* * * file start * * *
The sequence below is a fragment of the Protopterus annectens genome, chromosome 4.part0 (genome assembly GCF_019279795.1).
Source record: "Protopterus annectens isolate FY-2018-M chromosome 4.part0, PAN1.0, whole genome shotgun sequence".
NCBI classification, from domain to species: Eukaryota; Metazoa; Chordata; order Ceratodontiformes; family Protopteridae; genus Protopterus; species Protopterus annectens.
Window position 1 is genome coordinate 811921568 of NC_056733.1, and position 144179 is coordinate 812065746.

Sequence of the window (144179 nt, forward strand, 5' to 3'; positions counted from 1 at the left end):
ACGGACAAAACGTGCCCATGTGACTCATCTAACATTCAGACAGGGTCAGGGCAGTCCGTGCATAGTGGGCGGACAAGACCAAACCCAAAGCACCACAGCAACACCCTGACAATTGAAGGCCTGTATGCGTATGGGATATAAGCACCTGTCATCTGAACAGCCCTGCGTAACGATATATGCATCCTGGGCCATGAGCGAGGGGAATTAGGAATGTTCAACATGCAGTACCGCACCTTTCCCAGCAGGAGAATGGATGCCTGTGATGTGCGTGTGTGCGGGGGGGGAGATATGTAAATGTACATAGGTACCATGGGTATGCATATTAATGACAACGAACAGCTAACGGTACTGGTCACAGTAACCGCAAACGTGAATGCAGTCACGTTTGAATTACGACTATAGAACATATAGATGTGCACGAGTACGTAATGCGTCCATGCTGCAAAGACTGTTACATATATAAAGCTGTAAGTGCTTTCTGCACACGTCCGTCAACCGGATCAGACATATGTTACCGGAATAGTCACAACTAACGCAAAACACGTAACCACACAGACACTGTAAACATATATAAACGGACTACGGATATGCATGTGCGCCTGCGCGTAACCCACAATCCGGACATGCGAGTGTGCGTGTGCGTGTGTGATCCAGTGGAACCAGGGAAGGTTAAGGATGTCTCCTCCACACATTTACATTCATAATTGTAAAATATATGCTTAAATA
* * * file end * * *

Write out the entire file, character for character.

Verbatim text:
The sequence below is a fragment of the Protopterus annectens genome, chromosome 4.part0 (genome assembly GCF_019279795.1).
Source record: "Protopterus annectens isolate FY-2018-M chromosome 4.part0, PAN1.0, whole genome shotgun sequence".
NCBI classification, from domain to species: Eukaryota; Metazoa; Chordata; order Ceratodontiformes; family Protopteridae; genus Protopterus; species Protopterus annectens.
Window position 1 is genome coordinate 811921568 of NC_056733.1, and position 144179 is coordinate 812065746.

Sequence of the window (144179 nt, forward strand, 5' to 3'; positions counted from 1 at the left end):
ACGGACAAAACGTGCCCATGTGACTCATCTAACATTCAGACAGGGTCAGGGCAGTCCGTGCATAGTGGGCGGACAAGACCAAACCCAAAGCACCACAGCAACACCCTGACAATTGAAGGCCTGTATGCGTATGGGATATAAGCACCTGTCATCTGAACAGCCCTGCGTAACGATATATGCATCCTGGGCCATGAGCGAGGGGAATTAGGAATGTTCAACATGCAGTACCGCACCTTTCCCAGCAGGAGAATGGATGCCTGTGATGTGCGTGTGTGCGGGGGGGGAGATATGTAAATGTACATAGGTACCATGGGTATGCATATTAATGACAACGAACAGCTAACGGTACTGGTCACAGTAACCGCAAACGTGAATGCAGTCACGTTTGAATTACGACTATAGAACATATAGATGTGCACGAGTACGTAATGCGTCCATGCTGCAAAGACTGTTACATATATAAAGCTGTAAGTGCTTTCTGCACACGTCCGTCAACCGGATCAGACATATGTTACCGGAATAGTCACAACTAACGCAAAACACGTAACCACACAGACACTGTAAACATATATAAACGGACTACGGATATGCATGTGCGCCTGCGCGTAACCCACAATCCGGACATGCGAGTGTGCGTGTGCGTGTGTGATCCAGTGGAACCAGGGAAGGTTAAGGATGTCTCCTCCACACATTTACATTCATAATTGTAAAATATATGCTTAAATA